Last night, the stake calendar people who received the ward building request by accident of a glitch in the form, emailed a rejection notice for me on the event with the words “this has been communicated to the scheduler” on the bottom. I knew a scheduling meeting had occurred last week. I was waiting to hear back from those who attended that meeting if I had received the room or not for our Ring Ceremony. I emailed back the guy from whom the denial email came asking if that meant that I couldn’t use the room. And then I started crying. I’m so frustrated with all of this.
I tearfully showed Randy the email and he decided to call back the stake scheduling guy to figure out what was going on. The man told Randy that the guy who sent the email who isn’t in charge of scheduling the room, told him that we had the room. I’m guessing then that they had the meeting and put us in the calendar. A call back to that effect instead of a cryptic denial letter would have been nice.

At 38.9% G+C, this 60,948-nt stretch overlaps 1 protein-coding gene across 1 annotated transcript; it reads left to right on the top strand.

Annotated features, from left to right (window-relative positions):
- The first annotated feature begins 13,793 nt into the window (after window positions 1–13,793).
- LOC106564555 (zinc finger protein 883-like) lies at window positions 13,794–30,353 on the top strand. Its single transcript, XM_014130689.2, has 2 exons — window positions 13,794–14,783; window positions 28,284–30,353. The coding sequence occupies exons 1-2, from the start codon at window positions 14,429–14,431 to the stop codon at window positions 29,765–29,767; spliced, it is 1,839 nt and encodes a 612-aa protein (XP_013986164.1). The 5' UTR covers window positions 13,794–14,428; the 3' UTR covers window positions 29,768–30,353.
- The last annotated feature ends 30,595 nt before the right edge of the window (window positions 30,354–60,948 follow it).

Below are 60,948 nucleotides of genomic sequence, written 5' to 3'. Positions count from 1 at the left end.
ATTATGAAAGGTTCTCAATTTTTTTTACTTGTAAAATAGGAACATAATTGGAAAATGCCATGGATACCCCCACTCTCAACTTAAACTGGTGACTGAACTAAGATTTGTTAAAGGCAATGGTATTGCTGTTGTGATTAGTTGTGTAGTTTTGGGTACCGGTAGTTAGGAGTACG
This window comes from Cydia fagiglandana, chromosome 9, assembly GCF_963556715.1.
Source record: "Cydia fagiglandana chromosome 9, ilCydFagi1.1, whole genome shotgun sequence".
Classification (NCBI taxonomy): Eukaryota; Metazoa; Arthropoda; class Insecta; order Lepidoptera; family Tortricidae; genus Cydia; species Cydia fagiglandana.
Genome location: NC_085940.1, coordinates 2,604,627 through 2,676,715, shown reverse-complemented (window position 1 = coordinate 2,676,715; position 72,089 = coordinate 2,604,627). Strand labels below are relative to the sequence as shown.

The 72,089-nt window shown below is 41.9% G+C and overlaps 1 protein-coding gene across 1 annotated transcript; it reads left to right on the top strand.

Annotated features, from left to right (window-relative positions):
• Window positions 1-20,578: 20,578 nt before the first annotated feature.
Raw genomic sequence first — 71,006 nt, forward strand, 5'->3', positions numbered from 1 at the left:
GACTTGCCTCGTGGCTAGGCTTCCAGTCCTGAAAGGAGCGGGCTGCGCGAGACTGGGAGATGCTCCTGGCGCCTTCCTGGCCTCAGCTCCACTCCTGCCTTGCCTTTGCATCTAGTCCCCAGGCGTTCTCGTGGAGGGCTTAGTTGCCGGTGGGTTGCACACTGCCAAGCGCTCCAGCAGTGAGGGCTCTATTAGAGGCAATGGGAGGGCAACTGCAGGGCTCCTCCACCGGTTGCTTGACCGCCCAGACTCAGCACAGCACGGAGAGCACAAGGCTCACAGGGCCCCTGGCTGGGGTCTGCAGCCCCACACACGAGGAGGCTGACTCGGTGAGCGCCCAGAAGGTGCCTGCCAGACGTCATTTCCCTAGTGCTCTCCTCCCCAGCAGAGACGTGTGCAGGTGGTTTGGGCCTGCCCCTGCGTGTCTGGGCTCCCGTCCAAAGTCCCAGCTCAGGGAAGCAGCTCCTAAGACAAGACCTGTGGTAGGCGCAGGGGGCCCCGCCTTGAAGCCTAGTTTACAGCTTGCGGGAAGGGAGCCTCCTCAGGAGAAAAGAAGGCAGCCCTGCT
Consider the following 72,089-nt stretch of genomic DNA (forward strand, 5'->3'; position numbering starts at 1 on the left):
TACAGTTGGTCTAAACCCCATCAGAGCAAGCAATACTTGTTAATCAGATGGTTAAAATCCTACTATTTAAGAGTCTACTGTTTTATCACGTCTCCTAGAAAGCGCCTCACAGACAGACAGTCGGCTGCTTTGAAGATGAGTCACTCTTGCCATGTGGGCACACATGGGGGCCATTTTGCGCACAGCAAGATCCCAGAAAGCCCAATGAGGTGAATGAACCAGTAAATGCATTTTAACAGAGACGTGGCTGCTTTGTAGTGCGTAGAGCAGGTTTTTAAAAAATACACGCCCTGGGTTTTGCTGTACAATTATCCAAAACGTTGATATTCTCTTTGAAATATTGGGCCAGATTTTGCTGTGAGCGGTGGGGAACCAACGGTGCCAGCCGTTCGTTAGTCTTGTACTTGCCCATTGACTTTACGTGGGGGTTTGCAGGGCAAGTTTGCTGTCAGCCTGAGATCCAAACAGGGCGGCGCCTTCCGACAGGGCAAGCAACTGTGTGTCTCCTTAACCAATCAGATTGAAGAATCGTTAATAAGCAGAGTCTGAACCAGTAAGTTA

When Randy first joined the church, he started a blog where he and several coauthors could write about the experiences of moving from being an Evangelical Christian to being a Mormon Christian. All of the people he wrote the blog with were new converts like himself and he is the only active church member out of the group remaining. They’ve all gone inactive.
He’s had a lot of rough experiences, including this run around about getting married in the Temple and using the gym for our Ring Ceremony. With drama like this going on, it’s no wonder his friends haven’t stayed active in the church. There are other churches out there who will let us get married in a manner that will be more welcoming to our nonmember friends and families and who won’t make life hell for us as we try to schedule a simple Ring Ceremony.
I’m not going inactive, but this mess has definitely left me with the thought that church members can be quite hurtful to new converts and to each other and that we are to blame for our own poor new convert retention rate. Perhaps members wouldn’t be so prone to “church vacations,” as we jokingly call periods of inactivity, if we weren’t such jerks to each other.